Despite Adam Chapman’s hope that “by no few deny that contemporary game series like Civilization or Assassin’s Creed constitute history,” the validity of games (even less commercial ones such as Pox and the City) as history, and specifically historical scholarship, remains both debated or, for many professional historians, openly denied. Partially, this is part of a larger conversation about what constitutes history, with similar debates occurring around popular histories and historical films. As Chapman points out, much of the argument against games as history rests on an assumption of the scholarly book as equivalent to “history.” Chapman, in an extremely elegant intellectual argument, instead proposes that all forms of history (or any form of representation) necessarily must include simplification and reductionism. Thus the complaints of critics about games are not the result of inherent flaws in the medium, but of inherent flaws in representation of history itself, and merely differ in their manifestation from similar flaws inherent in other mediums such as the literary narrative. Chapman’s argument, with its implication of the impossibility of recovering the past (or the truth?) has a strong flavor of post-modernism, but he does raise important issues and provides a better paradigm for the analysis of games as history with a focus on both form as well as content (which at least is more intellectually useful and interesting then playing “gotcha” with anachronisms).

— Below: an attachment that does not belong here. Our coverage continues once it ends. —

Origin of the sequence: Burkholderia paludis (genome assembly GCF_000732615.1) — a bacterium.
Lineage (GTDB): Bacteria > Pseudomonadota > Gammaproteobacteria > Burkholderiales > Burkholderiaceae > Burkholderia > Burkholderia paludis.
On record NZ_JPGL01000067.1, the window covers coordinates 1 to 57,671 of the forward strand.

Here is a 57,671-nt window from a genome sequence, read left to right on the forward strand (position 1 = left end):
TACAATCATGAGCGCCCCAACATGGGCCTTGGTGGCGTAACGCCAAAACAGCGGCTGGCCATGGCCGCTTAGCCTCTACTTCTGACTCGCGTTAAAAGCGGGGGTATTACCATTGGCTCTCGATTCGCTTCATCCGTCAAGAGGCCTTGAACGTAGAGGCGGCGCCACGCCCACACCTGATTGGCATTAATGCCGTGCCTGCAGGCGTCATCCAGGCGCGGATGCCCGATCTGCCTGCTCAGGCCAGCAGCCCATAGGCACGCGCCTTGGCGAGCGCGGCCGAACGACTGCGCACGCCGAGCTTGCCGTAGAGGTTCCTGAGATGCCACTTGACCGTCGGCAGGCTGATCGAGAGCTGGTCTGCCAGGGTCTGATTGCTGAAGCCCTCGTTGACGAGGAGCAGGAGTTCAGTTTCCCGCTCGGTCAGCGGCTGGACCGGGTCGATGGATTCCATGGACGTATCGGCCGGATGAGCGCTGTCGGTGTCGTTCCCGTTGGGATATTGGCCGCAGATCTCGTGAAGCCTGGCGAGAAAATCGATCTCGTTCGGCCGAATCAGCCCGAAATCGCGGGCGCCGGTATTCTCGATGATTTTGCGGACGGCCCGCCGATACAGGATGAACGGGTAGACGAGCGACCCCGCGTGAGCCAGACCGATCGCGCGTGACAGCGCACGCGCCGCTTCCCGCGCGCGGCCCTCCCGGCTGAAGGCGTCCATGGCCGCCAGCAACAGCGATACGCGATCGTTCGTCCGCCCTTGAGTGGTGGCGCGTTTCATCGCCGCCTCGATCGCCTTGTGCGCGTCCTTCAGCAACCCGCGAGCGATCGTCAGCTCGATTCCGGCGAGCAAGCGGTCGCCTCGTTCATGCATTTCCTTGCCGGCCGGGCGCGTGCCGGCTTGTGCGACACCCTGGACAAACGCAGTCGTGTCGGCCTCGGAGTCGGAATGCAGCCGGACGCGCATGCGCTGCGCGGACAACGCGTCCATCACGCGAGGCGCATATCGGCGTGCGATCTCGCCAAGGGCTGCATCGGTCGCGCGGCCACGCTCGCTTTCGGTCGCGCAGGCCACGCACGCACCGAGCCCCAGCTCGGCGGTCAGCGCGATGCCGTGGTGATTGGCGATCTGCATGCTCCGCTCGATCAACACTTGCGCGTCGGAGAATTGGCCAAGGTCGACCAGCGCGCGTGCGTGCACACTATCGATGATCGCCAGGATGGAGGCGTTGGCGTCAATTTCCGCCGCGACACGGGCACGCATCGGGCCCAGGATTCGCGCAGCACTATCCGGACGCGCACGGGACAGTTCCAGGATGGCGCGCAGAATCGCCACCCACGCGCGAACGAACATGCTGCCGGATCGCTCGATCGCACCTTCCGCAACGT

On a deeper level, however, Chapman’s argument merely recasts the old debate about what constitutes history. While games certainly provide some benefit to the historical field by increasing interest among the general population, there are certainly few commercial games that would meet any wide held definition of a scholarly work. Certainly Civilizations provides no citations to ground its historical-representation decision on primary sources or within the greater historical debate. Additionally, going back to the definition for “serious history” provided by Carl Smith in Week 8, most academics with see an interpretive argument as a critical element of a scholarly work. This is inherently difficult in games, as a large element of the attraction of games is on their interactiveness with users, and the ability to provide non-linearity. This makes it hard to construct and convey an argument. Indeed, as the creators of Pox and the City discovered, a too-tight focus on actual historical facts and events is almost unfeasibly constraining on the construction of appealing game play.
While games may constitute history, broadly defined, they largely lack the attributes of scholarly history, as it is currently recognized. Whether this current definition is valid is a broader question, one that is as hotly debated as the still unrecognized status of games as history, despite the hopes of Adam Chapman